Modern Energy…and what it means to you and I” spouts Mark E Smith at the beginning of one of the tracks on this CD. A man with a skewed take on life, you may be forgiven for thinking a spoken word release from The Fall’s front man (and only constant member) could be an interesting prospect indeed. He goes from mentioning energy – something this collection of ramblings severely lacks – to mentioning Richard and Judy and then “Fred West’s sweaty family” in the space of less than a minute. As he does so, it becomes obvious that rather than being an outing of interesting beat or slam poetry as championed by Tom Waits, Henry Rollins or that under-rated wordsmith Mike Doughty, this is little more than a vanity project from a man who’d rather confuse and frustrate than entertain.

Most of the pieces on this CD feature just Smith’s drawling voice (which at times sounds like a self-parody, complete with ‘…ah’ uttered at the end of his lines at semi-regular intervals).  Sometimes, though, there’s musical accompaniment, but it’s hard to say whether this was designed for this on purpose, or whether it was leftover music just thrown in to relieve the boredom. You’d think that any kind of musical accompaniment would add colour, but it’s largely ugly, Casiotone nonsense.

‘The Horror In Clay’ touches on the workings of the human mind at the outset, but that’s only because Smith quotes from HP Lovecraft. After a clanking noise, the listener is thrown into a montage of tapes containing bits of random speech recorded on a tape deck, complete with hiss. At times, the speech is drowned out by aeroplanes overhead.

‘Visit Of An American Poet’ (split into two parts) may sound like an anecdote about meeting a mentor, but instead, it’s a collection of seemingly unrelated words which barely make sentences. Throwing in an echo fails to make this any more interesting; it just masks the delivery. This is punctuated by a jarring keyboard noise, over which a woman asks ‘why is there so much shit music?’ There are sounds of conversation, but aside from a couple of uses of the f-word, “…American poet…plagiarism…“, it’s near impossible to make out any intelligible words. Smith then comes back with some specially written prose: here he talks about Hitler and a dolphin restaurant but follows it with some other mostly incoherent stuff. The music stops and Mark begins to shout. It’s still gibberish, of course. Move along, there’s nothing for you here.  When his voice returns for the second half, there’s a mention of a radiator, three people, a girlfriend and a can of fifty-nine pence beer. I suspect it makes no sense to anyone but Smith.  ‘Typewriter’ as the title suggests, features a dominant typewriter noise with some speech thrown in, as if someone is doing dictation. It’s rather pointless again, although it has a pleasing bass riff in the middle…but it’s fleeting.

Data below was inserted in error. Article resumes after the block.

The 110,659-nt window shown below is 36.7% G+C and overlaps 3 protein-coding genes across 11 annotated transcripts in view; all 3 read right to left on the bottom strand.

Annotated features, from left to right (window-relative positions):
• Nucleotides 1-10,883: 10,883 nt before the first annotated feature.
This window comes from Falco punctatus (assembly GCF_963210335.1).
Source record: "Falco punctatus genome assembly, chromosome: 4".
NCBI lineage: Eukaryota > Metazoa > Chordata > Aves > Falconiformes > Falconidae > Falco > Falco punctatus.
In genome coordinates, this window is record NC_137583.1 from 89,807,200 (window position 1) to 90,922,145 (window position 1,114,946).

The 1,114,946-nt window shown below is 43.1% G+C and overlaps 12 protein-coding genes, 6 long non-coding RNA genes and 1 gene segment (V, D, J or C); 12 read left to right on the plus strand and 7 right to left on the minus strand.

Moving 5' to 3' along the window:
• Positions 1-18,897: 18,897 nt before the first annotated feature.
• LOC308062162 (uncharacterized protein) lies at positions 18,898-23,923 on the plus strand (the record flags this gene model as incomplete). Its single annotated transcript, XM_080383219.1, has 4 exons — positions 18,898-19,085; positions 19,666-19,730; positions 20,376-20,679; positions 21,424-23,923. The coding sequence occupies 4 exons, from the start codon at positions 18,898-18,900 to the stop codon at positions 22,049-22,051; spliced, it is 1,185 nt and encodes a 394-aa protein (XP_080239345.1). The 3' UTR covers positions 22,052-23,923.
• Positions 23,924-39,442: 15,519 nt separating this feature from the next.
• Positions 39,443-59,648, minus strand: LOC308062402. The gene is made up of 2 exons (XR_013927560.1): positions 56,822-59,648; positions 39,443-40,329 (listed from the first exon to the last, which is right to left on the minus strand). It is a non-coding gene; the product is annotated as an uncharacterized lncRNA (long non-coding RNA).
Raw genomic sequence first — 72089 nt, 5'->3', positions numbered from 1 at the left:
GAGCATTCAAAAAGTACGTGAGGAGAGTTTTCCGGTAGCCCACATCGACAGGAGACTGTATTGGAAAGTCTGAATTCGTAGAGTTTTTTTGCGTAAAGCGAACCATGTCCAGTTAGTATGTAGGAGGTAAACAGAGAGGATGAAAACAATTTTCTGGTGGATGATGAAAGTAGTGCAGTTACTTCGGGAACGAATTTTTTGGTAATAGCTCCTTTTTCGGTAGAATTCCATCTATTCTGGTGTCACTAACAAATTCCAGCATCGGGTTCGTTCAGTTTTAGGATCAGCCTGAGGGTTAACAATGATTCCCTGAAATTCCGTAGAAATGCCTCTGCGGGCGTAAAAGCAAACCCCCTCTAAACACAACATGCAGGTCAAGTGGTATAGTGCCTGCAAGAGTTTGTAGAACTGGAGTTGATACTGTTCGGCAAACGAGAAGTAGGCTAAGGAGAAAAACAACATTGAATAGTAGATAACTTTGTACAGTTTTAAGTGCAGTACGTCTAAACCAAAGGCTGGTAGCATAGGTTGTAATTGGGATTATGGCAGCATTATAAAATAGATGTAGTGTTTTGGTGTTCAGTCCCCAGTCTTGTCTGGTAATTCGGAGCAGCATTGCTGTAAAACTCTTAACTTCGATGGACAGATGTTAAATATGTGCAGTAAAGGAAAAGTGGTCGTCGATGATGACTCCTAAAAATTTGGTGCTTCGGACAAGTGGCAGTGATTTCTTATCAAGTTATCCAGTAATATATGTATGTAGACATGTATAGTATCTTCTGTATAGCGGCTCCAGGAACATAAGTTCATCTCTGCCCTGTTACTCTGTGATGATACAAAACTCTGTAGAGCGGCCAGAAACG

There’s about another half an hour or so of bits and pieces on this CD which is difficult to digest, let alone pretend to be entertained by.  Even the most patient Fall fans among you will struggle to find any real coherence in anything Smith has written much of the time; at some points he’s even reading out the punctuation, as if it helps give this any real structure. Smith seems to delight in being difficult and it is likely he loves the deliberately impenetrable qualities ‘The Post Nearly Man’ offers.

Currently, it’s one of the only Fall related items which is out of print and it’s probably staying that way. For Fall completists only…and even they should approach with caution.

November 2007